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Aardvark

10:28AM | 06/30/02
Member Since: 05/29/02
46 lifetime posts
Bvelectrical

Gee, I don't know if this is a fire safety issue or not.

An in-law replaced the halogen flood light unit in my backyard with one that uses a movement sensor.

Anyway, the mounting configuration of the new unit is not standard which means that only one screw could be used to attach the unit to the wall. For this reason I noticed that the new unit does not sit flush to the wall (an open exposed area under the eaves) and that at the bottom of the unit I see a strand of what appears to be twisted copper wire. Could this expose wire be a potential fire hazard?

Marc

rpxlpx

07:48AM | 07/02/02
Member Since: 03/13/00
1675 lifetime posts
Chances are, what you see is the ground wire. It is NOT a current carrier (when installed correctly) and therefore is not insulated. It IS SAFE for it to be exposed.
If the wire you see is the hot or neutral wire, it should be covered with insulation up to the point where it is twisted together (with the fixture's hot or neutral), and the "twist" should be covered with a wire nut or similar insulated device.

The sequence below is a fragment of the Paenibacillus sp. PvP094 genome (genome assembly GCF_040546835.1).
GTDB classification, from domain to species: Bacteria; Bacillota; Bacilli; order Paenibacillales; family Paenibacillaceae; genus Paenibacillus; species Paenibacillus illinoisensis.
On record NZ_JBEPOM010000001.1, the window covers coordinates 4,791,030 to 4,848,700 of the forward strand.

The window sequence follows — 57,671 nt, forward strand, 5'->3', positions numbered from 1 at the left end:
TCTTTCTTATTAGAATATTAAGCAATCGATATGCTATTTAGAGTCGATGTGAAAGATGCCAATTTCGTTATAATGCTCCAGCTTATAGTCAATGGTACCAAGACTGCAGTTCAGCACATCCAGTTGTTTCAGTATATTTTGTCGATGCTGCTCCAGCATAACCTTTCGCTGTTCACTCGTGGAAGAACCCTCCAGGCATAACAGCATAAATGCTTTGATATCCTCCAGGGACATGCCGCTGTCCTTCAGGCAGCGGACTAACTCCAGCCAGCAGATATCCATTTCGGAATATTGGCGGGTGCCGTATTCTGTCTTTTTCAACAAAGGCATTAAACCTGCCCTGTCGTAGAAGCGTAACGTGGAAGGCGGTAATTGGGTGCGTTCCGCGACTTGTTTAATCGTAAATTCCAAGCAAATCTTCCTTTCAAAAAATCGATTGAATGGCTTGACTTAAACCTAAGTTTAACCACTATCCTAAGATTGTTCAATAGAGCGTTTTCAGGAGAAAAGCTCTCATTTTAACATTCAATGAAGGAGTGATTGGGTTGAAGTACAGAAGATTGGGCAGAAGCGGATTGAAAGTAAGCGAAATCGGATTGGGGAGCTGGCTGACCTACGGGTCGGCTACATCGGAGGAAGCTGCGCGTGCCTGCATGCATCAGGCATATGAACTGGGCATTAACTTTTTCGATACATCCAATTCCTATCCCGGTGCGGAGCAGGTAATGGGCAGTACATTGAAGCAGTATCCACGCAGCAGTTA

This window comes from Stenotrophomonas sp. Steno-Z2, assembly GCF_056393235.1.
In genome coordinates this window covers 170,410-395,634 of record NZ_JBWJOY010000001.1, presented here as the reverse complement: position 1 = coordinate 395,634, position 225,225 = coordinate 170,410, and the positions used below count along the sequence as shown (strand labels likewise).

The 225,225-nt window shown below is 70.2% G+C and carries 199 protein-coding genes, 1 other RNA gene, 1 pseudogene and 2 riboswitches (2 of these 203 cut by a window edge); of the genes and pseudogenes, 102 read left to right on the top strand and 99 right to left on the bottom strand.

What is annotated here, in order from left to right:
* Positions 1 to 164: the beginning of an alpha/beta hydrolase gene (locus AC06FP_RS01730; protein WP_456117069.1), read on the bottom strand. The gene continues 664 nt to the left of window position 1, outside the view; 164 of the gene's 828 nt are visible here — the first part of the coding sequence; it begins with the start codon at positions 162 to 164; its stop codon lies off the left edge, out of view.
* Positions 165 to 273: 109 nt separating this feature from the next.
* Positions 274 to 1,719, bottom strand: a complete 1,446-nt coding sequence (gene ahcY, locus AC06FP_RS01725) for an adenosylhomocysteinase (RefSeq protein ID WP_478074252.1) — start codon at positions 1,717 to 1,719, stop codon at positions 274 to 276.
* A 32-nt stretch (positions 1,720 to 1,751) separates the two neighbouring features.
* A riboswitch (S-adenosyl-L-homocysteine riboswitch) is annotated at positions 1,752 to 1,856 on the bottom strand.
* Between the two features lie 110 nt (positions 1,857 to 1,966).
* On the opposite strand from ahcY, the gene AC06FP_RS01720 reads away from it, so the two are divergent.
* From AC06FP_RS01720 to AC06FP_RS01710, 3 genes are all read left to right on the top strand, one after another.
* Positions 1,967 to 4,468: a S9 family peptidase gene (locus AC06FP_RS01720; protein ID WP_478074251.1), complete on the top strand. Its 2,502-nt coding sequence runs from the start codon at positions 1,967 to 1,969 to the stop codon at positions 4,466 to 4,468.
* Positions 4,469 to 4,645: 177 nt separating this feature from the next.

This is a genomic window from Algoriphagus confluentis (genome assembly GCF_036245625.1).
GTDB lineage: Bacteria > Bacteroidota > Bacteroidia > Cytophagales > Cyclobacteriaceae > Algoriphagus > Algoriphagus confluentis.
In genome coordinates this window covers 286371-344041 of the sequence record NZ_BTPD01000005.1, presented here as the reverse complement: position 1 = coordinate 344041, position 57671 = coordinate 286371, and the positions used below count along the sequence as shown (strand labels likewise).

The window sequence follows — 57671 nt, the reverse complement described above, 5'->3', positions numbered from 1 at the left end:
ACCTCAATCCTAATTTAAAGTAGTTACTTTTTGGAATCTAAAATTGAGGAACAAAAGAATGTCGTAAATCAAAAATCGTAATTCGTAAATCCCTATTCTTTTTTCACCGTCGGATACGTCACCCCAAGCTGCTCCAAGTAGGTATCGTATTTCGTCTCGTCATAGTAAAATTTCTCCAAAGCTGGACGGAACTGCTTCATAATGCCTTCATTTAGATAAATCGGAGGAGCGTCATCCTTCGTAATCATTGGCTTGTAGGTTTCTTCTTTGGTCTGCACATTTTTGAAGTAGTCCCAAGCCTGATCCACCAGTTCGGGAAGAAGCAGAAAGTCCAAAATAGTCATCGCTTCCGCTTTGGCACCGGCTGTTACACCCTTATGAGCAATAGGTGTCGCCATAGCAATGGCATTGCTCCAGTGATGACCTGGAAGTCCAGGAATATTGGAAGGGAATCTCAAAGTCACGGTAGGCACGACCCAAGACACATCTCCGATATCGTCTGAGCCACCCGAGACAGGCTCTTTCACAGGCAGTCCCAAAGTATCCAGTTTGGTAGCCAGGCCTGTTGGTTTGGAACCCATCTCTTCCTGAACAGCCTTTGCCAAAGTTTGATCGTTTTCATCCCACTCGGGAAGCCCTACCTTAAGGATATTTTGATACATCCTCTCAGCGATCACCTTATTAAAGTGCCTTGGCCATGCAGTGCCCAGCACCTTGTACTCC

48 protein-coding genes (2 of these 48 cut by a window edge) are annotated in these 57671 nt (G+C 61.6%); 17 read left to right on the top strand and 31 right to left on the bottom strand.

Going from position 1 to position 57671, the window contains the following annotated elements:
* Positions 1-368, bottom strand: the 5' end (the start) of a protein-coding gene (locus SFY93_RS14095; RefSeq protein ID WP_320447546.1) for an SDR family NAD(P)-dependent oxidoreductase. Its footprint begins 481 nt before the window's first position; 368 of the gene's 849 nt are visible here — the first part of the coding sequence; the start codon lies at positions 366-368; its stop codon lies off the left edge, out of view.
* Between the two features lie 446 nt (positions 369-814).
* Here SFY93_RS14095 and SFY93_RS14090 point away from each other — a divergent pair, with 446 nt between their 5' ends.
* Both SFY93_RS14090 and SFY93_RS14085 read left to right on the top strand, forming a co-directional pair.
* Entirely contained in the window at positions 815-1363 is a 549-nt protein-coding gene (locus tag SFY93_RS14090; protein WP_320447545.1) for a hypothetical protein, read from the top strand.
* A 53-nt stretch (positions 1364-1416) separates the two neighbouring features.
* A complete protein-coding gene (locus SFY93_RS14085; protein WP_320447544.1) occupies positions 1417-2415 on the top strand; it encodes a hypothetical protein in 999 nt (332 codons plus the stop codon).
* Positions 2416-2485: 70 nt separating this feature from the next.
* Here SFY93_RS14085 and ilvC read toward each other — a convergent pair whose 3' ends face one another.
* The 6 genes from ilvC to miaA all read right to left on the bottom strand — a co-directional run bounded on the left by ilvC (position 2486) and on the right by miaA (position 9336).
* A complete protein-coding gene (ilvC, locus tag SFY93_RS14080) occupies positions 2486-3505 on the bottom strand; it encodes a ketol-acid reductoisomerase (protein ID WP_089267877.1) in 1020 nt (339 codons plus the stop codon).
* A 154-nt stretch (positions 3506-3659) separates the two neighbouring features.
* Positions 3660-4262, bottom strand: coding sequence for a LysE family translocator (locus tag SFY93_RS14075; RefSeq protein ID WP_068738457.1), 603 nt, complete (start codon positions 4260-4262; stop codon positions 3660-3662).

ttfn

06:20AM | 07/30/02
Member Since: 07/29/02
7 lifetime posts
Marc-First of all the fixture is mounted outdoors, this makes it a wet location and if sheathed electrical cable was used for the intallation this is wrong, minimum should have been UF cable.
Any exposed wiring can be a hazard, especially if it has a plastic sheath, it MUST BE PROTECTED.
You said only one screw is holding the fixture into place which means that the manufactures instructions were not followed.
Your question was can this be a fire-hazard, absolutely possible. Especially if the wiring treminations are exposed to the weather, wire-nutted connections have a tendency to corrode wheen exposed the elements corrosion causes high resistance points and this causes arching. Best to get it fixed correctly.
ttfn
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